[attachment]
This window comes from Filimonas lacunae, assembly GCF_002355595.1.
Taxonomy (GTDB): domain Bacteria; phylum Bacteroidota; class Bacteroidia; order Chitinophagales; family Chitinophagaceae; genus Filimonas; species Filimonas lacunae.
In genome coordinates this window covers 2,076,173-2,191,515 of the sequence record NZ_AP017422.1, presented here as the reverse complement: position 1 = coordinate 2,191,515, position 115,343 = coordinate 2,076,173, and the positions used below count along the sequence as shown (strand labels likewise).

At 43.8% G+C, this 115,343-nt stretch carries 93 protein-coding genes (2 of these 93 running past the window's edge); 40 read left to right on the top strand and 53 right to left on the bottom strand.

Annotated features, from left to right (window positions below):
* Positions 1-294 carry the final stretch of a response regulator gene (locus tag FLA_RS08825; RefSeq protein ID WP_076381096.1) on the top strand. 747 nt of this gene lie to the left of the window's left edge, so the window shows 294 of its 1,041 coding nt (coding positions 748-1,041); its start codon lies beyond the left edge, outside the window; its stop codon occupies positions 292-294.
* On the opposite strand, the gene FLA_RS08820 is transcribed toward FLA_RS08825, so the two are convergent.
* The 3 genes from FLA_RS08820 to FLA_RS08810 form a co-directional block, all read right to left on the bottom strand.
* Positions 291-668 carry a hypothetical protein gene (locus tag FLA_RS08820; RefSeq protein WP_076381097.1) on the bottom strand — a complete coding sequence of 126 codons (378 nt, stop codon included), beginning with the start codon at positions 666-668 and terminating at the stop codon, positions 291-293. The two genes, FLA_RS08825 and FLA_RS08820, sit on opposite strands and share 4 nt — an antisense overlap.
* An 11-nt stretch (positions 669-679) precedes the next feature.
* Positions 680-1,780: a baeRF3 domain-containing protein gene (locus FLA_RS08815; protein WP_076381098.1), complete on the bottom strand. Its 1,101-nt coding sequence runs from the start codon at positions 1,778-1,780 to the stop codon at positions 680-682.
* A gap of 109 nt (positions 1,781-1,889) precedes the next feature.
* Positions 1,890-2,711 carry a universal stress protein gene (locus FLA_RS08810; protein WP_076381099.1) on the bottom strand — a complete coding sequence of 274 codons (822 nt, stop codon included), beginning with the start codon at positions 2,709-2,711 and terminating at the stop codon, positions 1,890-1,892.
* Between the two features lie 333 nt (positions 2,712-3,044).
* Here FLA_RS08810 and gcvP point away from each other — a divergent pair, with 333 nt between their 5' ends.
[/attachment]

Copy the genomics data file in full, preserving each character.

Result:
This window comes from Filimonas lacunae, assembly GCF_002355595.1.
Taxonomy (GTDB): domain Bacteria; phylum Bacteroidota; class Bacteroidia; order Chitinophagales; family Chitinophagaceae; genus Filimonas; species Filimonas lacunae.
In genome coordinates this window covers 2,076,173-2,191,515 of the sequence record NZ_AP017422.1, presented here as the reverse complement: position 1 = coordinate 2,191,515, position 115,343 = coordinate 2,076,173, and the positions used below count along the sequence as shown (strand labels likewise).

At 43.8% G+C, this 115,343-nt stretch carries 93 protein-coding genes (2 of these 93 running past the window's edge); 40 read left to right on the top strand and 53 right to left on the bottom strand.

Annotated features, from left to right (window positions below):
* Positions 1-294 carry the final stretch of a response regulator gene (locus tag FLA_RS08825; RefSeq protein ID WP_076381096.1) on the top strand. 747 nt of this gene lie to the left of the window's left edge, so the window shows 294 of its 1,041 coding nt (coding positions 748-1,041); its start codon lies beyond the left edge, outside the window; its stop codon occupies positions 292-294.
* On the opposite strand, the gene FLA_RS08820 is transcribed toward FLA_RS08825, so the two are convergent.
* The 3 genes from FLA_RS08820 to FLA_RS08810 form a co-directional block, all read right to left on the bottom strand.
* Positions 291-668 carry a hypothetical protein gene (locus tag FLA_RS08820; RefSeq protein WP_076381097.1) on the bottom strand — a complete coding sequence of 126 codons (378 nt, stop codon included), beginning with the start codon at positions 666-668 and terminating at the stop codon, positions 291-293. The two genes, FLA_RS08825 and FLA_RS08820, sit on opposite strands and share 4 nt — an antisense overlap.
* An 11-nt stretch (positions 669-679) precedes the next feature.
* Positions 680-1,780: a baeRF3 domain-containing protein gene (locus FLA_RS08815; protein WP_076381098.1), complete on the bottom strand. Its 1,101-nt coding sequence runs from the start codon at positions 1,778-1,780 to the stop codon at positions 680-682.
* A gap of 109 nt (positions 1,781-1,889) precedes the next feature.
* Positions 1,890-2,711 carry a universal stress protein gene (locus FLA_RS08810; protein WP_076381099.1) on the bottom strand — a complete coding sequence of 274 codons (822 nt, stop codon included), beginning with the start codon at positions 2,709-2,711 and terminating at the stop codon, positions 1,890-1,892.
* Between the two features lie 333 nt (positions 2,712-3,044).
* Here FLA_RS08810 and gcvP point away from each other — a divergent pair, with 333 nt between their 5' ends.